“In 2019, the average salary in Okemah was $50,587, but after adjustments the real buying power increased by 17 percent to $59,385,” Ward said.

While Texas is often touted as outbidding Oklahoma for teachers, LOFT found only 20 percent of school districts in Texas pay higher effective salaries than the average pay in Oklahoma.

More broadly, LOFT’s analysis of 2,470 school districts’ average salaries within the surrounding seven-state region showed that only 31 percent offer higher average teacher pay than Oklahoma.

In response, Oklahoma Superintendent of Public Instruction Joy Hofmeister downplayed the importance of teacher pay.

“When we look at cost alone and compare that with other states, even with cost-of-living adjustments, it can be one-dimensional,” Hofmeister said. “Because we are not examining what the teachers are asked to do in this state compared to other states.”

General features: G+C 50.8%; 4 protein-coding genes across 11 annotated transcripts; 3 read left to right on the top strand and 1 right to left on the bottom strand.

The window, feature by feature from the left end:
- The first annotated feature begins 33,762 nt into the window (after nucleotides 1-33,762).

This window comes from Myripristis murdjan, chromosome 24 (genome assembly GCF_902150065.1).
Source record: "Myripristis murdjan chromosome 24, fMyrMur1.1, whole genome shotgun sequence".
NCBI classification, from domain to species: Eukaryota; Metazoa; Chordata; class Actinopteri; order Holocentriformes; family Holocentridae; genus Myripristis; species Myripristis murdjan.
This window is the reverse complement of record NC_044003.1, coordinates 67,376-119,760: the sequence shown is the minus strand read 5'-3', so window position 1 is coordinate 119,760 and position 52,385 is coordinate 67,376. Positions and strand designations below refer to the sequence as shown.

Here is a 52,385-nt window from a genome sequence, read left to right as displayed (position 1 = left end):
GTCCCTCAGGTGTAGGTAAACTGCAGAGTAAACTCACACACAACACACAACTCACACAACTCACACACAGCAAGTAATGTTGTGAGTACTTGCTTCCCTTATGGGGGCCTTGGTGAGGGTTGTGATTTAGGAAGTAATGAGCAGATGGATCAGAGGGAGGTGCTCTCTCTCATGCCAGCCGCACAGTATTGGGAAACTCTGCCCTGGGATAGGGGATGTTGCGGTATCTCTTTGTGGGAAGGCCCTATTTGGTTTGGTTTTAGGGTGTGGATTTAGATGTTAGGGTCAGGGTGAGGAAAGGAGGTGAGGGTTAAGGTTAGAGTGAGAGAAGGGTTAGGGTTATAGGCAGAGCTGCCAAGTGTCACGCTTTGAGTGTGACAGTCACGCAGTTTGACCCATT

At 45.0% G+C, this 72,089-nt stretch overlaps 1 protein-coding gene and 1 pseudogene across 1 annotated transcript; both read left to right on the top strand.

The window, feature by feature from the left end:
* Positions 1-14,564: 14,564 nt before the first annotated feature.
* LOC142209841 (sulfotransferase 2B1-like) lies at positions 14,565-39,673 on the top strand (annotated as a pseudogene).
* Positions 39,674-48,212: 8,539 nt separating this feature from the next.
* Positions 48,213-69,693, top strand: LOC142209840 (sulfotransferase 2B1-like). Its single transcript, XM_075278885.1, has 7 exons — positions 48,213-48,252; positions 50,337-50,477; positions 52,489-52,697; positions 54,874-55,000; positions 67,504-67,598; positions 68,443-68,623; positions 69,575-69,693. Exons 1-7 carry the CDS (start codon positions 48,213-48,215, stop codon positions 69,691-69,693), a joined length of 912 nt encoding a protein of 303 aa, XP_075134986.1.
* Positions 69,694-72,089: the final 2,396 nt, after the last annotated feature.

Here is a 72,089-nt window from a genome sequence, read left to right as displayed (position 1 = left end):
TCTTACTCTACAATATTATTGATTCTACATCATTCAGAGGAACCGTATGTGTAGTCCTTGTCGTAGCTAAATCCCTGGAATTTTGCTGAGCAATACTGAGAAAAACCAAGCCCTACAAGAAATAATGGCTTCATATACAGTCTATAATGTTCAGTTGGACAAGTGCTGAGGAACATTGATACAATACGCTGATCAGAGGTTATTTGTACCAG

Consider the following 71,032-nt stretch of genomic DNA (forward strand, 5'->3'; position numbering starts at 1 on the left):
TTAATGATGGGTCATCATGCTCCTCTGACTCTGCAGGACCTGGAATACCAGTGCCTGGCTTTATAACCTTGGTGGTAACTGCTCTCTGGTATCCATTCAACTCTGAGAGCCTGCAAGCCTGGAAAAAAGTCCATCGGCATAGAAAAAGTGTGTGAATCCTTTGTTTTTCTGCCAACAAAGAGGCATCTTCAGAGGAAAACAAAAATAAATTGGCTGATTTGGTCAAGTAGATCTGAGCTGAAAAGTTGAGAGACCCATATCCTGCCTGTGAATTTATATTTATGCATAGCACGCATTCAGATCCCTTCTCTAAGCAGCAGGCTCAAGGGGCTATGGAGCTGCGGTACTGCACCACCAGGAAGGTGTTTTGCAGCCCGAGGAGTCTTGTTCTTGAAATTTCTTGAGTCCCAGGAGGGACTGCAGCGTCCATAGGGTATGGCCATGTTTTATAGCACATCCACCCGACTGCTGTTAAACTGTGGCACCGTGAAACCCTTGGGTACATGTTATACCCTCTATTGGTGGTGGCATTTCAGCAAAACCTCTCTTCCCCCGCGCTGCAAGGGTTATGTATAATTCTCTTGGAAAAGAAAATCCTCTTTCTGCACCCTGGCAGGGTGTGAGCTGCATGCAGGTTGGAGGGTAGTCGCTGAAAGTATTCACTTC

She said Oklahoma has a “more severe teacher shortage than in other states” and suggested Oklahoma teachers are asked to take on tasks teachers elsewhere are not, including driving bus routes and cleaning classrooms.

Typically, schools provide additional compensation for driving a bus. That additional pay would not be counted as teacher compensation in LOFT’s analysis.

LOFT’s analysis indicated factors other than pay play a major role in Oklahoma’s teacher shortage.

Mike Jackson, executive director of LOFT, noted that teacher shortages “are not uniform across teaching areas” with the greatest shortages in science, technology, engineering, and math (STEM) courses.